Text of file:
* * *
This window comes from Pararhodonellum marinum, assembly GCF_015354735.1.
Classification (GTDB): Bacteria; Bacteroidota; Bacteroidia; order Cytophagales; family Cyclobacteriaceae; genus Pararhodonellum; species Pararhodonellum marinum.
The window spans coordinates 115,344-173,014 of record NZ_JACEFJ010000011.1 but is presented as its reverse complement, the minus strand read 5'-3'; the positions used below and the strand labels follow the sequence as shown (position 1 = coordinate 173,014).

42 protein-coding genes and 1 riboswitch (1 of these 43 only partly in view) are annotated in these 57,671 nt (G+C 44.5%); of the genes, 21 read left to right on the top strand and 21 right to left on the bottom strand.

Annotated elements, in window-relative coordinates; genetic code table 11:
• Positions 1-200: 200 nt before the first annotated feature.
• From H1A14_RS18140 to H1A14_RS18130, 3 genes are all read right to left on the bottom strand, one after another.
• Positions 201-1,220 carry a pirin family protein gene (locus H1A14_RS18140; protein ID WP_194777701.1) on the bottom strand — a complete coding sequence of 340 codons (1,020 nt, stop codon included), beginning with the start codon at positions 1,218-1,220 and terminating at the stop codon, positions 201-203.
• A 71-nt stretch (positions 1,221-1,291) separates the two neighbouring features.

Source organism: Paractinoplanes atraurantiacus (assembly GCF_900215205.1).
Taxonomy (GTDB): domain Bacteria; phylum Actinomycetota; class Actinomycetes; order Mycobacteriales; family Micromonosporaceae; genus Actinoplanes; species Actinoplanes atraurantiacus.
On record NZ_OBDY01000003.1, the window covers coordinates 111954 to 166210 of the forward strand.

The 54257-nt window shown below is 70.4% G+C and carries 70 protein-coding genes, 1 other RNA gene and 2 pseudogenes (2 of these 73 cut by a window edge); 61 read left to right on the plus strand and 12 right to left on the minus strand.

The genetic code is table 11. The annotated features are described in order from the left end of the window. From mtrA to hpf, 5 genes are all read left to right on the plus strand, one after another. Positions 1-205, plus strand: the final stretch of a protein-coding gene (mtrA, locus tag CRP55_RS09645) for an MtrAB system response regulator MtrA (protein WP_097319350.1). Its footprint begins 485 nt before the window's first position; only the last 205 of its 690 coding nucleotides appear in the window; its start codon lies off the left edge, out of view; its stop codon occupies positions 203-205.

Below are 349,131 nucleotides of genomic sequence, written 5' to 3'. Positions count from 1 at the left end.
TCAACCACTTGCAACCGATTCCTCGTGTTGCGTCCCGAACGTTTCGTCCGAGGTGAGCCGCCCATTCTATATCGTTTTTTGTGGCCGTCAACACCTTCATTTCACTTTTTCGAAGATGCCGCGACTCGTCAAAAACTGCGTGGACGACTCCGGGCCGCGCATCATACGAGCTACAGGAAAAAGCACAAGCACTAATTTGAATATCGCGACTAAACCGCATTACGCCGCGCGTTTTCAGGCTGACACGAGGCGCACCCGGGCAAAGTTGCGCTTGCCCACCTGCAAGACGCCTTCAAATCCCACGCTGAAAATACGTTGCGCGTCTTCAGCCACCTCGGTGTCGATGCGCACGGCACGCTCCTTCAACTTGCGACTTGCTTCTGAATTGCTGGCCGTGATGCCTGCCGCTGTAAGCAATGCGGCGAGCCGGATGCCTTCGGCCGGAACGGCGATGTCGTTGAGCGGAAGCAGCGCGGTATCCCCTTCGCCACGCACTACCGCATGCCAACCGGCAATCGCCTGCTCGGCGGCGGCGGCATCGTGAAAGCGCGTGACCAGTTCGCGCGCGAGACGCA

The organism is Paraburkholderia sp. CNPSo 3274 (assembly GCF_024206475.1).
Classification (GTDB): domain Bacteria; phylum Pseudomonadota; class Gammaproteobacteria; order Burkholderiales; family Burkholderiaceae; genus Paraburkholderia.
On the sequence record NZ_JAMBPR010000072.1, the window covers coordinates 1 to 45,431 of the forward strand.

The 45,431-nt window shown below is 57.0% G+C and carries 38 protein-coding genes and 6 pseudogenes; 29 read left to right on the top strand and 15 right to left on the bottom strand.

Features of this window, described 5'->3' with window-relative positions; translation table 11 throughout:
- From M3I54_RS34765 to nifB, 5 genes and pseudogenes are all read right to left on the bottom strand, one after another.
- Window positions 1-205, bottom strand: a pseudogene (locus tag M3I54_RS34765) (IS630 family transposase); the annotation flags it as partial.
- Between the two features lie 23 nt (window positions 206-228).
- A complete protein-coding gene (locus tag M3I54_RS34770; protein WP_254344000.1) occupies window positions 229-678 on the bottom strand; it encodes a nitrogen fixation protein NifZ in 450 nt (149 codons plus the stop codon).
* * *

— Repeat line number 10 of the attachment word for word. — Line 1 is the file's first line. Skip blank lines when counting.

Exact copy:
Source organism: Paractinoplanes atraurantiacus (assembly GCF_900215205.1).